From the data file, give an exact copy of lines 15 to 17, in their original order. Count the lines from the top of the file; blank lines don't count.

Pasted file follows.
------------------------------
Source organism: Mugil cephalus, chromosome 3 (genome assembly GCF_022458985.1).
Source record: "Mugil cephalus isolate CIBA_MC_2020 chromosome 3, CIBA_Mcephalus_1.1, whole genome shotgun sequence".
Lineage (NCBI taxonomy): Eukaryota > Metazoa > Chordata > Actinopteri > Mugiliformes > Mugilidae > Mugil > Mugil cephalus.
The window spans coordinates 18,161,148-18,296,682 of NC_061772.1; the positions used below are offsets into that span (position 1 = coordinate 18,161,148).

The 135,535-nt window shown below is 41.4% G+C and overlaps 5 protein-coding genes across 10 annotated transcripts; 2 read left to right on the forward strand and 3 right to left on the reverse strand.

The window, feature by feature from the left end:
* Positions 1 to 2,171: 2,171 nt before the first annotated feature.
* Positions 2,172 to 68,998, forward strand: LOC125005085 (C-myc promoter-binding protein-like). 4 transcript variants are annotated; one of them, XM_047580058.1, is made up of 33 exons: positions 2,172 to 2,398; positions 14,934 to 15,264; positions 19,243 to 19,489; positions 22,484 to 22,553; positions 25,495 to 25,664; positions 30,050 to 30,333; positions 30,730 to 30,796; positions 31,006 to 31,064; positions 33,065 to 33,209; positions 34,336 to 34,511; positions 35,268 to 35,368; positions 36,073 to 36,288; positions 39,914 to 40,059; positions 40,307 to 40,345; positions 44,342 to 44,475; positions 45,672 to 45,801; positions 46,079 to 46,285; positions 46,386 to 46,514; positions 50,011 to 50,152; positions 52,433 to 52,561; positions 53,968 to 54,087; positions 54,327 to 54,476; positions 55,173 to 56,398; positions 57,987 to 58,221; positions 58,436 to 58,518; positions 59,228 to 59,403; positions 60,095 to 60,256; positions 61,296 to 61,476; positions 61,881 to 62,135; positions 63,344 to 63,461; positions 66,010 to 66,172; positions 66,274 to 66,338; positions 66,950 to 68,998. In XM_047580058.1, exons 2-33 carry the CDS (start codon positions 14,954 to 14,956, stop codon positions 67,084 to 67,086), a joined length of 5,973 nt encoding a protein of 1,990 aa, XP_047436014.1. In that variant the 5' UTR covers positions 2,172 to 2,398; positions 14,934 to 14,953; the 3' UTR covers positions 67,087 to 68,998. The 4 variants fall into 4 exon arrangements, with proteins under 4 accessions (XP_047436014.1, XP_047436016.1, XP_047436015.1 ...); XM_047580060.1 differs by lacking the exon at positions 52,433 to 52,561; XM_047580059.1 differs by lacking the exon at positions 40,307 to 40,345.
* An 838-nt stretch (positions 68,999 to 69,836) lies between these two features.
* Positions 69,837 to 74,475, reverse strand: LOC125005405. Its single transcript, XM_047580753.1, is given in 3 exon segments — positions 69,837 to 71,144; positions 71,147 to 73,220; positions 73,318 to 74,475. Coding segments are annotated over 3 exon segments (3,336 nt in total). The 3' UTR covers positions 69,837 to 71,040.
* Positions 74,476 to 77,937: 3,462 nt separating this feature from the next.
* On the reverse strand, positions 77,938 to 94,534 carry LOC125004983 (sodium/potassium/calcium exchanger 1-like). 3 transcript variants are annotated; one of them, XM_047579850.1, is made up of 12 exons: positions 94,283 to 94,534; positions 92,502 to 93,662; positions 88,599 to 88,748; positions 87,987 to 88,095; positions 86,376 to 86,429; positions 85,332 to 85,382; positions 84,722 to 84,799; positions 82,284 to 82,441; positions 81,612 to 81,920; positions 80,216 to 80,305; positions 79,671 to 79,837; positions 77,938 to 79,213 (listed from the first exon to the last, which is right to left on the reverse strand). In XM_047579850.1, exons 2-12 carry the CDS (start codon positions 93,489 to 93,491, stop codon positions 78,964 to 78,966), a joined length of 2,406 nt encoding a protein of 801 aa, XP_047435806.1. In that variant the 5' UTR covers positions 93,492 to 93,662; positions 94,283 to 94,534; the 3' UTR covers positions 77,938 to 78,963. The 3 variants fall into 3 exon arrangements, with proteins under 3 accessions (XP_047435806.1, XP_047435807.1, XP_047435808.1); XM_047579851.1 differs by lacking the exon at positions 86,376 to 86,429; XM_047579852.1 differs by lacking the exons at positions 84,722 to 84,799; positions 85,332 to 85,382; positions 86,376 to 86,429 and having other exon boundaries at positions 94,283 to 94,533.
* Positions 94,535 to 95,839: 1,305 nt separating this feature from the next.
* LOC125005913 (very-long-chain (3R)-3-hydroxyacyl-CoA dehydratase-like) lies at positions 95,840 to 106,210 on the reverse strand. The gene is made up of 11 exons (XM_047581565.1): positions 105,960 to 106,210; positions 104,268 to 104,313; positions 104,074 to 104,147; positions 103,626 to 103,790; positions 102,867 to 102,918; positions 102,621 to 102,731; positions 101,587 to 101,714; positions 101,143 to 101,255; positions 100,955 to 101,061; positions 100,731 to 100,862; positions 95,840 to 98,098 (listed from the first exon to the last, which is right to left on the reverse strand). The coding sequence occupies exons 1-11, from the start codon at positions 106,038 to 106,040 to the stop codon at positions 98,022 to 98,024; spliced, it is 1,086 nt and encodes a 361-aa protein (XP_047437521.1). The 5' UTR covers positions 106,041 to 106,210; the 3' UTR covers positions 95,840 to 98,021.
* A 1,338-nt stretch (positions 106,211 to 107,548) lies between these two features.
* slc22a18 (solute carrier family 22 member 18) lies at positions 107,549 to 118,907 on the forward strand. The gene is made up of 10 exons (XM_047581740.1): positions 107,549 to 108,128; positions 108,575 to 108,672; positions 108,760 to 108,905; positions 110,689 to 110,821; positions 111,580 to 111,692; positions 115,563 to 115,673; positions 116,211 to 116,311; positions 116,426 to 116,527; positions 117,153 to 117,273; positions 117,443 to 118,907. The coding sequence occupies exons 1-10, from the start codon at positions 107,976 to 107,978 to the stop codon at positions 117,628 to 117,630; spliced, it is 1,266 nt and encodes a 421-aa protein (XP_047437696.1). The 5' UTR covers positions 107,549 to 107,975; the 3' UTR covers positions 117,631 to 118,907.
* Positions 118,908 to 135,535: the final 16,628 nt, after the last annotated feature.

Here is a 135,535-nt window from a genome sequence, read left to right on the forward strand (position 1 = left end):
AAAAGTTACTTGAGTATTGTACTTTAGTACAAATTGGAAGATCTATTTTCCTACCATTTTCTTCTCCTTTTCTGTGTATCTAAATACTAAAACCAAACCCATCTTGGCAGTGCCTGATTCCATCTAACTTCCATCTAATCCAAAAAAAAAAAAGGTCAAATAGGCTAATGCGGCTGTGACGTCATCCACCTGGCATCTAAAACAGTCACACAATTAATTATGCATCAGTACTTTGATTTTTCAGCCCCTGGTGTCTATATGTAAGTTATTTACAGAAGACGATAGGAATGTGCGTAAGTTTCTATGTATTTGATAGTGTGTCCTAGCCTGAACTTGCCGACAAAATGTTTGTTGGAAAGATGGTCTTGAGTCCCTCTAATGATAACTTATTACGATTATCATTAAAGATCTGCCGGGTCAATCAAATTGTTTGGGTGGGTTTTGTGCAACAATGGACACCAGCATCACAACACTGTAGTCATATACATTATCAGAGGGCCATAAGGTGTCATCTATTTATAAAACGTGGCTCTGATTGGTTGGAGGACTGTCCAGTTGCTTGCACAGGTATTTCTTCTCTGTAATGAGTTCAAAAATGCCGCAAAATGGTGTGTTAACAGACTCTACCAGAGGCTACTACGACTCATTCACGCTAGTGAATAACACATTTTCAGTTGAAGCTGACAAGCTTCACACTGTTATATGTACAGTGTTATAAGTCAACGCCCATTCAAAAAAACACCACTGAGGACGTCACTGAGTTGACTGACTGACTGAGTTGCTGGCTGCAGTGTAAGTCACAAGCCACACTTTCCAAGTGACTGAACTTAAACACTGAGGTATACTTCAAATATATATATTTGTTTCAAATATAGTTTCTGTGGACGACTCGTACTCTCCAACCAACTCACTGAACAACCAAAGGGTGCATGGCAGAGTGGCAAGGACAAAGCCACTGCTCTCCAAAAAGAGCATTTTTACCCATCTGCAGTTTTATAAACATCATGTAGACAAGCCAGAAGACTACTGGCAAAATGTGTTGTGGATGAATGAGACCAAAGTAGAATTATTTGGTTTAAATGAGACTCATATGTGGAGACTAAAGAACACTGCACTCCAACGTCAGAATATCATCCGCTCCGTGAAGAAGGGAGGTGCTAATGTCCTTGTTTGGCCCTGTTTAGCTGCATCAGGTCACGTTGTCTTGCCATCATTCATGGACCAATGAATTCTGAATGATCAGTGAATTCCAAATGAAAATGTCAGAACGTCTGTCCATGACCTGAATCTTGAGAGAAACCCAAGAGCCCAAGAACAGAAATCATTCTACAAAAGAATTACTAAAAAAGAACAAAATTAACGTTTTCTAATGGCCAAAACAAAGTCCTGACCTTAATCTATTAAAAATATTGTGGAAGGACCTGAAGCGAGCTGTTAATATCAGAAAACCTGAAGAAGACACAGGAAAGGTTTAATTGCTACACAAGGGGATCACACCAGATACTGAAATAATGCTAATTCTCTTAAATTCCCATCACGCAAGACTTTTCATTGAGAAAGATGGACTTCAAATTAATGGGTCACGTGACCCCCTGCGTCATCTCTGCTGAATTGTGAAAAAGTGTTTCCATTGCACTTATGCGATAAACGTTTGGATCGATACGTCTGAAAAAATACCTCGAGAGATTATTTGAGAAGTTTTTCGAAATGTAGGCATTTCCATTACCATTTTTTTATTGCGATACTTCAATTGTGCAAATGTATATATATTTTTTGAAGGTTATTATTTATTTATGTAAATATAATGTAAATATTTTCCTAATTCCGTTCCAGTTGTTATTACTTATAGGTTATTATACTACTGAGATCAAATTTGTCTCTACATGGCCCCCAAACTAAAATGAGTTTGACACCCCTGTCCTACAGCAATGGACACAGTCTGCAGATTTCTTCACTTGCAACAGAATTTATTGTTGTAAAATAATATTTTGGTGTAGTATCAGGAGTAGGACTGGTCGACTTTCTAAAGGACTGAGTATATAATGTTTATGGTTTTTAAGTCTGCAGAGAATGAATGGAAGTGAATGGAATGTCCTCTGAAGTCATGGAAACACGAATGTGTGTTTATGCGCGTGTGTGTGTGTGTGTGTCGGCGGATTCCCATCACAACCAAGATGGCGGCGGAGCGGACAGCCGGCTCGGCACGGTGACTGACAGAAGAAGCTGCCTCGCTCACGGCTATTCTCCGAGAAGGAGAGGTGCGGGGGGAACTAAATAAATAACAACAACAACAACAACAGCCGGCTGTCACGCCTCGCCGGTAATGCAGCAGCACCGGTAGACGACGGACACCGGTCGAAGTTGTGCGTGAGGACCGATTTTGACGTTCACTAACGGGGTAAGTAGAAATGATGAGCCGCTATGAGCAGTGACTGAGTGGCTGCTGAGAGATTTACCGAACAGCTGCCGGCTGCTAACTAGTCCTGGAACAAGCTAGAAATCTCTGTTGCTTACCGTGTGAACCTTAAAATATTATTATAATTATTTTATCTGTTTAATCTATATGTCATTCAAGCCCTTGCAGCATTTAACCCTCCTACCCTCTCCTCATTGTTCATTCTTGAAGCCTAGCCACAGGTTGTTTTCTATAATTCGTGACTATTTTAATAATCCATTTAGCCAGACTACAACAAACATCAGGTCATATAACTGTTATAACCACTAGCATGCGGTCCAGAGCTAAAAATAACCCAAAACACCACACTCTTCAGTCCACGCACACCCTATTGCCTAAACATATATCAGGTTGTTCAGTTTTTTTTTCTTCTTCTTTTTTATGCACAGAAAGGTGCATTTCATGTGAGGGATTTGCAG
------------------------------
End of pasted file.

* A 1,338-nt stretch (positions 106,211 to 107,548) lies between these two features.
* slc22a18 (solute carrier family 22 member 18) lies at positions 107,549 to 118,907 on the forward strand. The gene is made up of 10 exons (XM_047581740.1): positions 107,549 to 108,128; positions 108,575 to 108,672; positions 108,760 to 108,905; positions 110,689 to 110,821; positions 111,580 to 111,692; positions 115,563 to 115,673; positions 116,211 to 116,311; positions 116,426 to 116,527; positions 117,153 to 117,273; positions 117,443 to 118,907. The coding sequence occupies exons 1-10, from the start codon at positions 107,976 to 107,978 to the stop codon at positions 117,628 to 117,630; spliced, it is 1,266 nt and encodes a 421-aa protein (XP_047437696.1). The 5' UTR covers positions 107,549 to 107,975; the 3' UTR covers positions 117,631 to 118,907.
* Positions 118,908 to 135,535: the final 16,628 nt, after the last annotated feature.